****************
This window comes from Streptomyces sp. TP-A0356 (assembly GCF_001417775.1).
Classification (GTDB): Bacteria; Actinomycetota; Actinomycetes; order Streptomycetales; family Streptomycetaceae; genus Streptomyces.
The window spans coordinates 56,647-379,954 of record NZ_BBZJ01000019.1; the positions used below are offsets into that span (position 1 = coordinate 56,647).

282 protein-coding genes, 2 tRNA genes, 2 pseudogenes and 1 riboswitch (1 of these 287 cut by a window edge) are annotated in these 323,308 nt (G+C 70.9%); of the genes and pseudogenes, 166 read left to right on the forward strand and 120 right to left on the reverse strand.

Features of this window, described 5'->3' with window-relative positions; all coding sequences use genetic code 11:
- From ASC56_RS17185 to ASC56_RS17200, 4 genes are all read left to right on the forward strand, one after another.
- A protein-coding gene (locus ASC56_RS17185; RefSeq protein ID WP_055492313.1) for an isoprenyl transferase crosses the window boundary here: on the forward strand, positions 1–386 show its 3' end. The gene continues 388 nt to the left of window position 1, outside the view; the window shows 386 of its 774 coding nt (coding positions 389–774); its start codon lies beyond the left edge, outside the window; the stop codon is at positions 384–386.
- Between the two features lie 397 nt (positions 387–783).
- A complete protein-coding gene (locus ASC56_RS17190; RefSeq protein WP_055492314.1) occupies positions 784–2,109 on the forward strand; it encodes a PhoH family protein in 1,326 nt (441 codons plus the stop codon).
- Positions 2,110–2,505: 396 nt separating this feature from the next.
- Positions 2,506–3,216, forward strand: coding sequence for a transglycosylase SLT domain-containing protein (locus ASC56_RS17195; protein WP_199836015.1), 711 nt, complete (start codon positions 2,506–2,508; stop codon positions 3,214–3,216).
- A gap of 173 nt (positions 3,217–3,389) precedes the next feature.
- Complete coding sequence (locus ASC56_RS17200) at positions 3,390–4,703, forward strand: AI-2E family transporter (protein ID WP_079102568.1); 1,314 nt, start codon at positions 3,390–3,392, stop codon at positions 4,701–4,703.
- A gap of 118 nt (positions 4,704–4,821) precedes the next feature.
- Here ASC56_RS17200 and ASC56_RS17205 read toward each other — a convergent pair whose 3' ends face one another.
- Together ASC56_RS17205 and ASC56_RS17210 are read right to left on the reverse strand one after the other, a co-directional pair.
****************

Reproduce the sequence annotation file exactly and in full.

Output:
This window comes from Streptomyces sp. TP-A0356 (assembly GCF_001417775.1).
Classification (GTDB): Bacteria; Actinomycetota; Actinomycetes; order Streptomycetales; family Streptomycetaceae; genus Streptomyces.
The window spans coordinates 56,647-379,954 of record NZ_BBZJ01000019.1; the positions used below are offsets into that span (position 1 = coordinate 56,647).

282 protein-coding genes, 2 tRNA genes, 2 pseudogenes and 1 riboswitch (1 of these 287 cut by a window edge) are annotated in these 323,308 nt (G+C 70.9%); of the genes and pseudogenes, 166 read left to right on the forward strand and 120 right to left on the reverse strand.

Features of this window, described 5'->3' with window-relative positions; all coding sequences use genetic code 11:
- From ASC56_RS17185 to ASC56_RS17200, 4 genes are all read left to right on the forward strand, one after another.
- A protein-coding gene (locus ASC56_RS17185; RefSeq protein ID WP_055492313.1) for an isoprenyl transferase crosses the window boundary here: on the forward strand, positions 1–386 show its 3' end. The gene continues 388 nt to the left of window position 1, outside the view; the window shows 386 of its 774 coding nt (coding positions 389–774); its start codon lies beyond the left edge, outside the window; the stop codon is at positions 384–386.
- Between the two features lie 397 nt (positions 387–783).
- A complete protein-coding gene (locus ASC56_RS17190; RefSeq protein WP_055492314.1) occupies positions 784–2,109 on the forward strand; it encodes a PhoH family protein in 1,326 nt (441 codons plus the stop codon).
- Positions 2,110–2,505: 396 nt separating this feature from the next.
- Positions 2,506–3,216, forward strand: coding sequence for a transglycosylase SLT domain-containing protein (locus ASC56_RS17195; protein WP_199836015.1), 711 nt, complete (start codon positions 2,506–2,508; stop codon positions 3,214–3,216).
- A gap of 173 nt (positions 3,217–3,389) precedes the next feature.
- Complete coding sequence (locus ASC56_RS17200) at positions 3,390–4,703, forward strand: AI-2E family transporter (protein ID WP_079102568.1); 1,314 nt, start codon at positions 3,390–3,392, stop codon at positions 4,701–4,703.
- A gap of 118 nt (positions 4,704–4,821) precedes the next feature.
- Here ASC56_RS17200 and ASC56_RS17205 read toward each other — a convergent pair whose 3' ends face one another.
- Together ASC56_RS17205 and ASC56_RS17210 are read right to left on the reverse strand one after the other, a co-directional pair.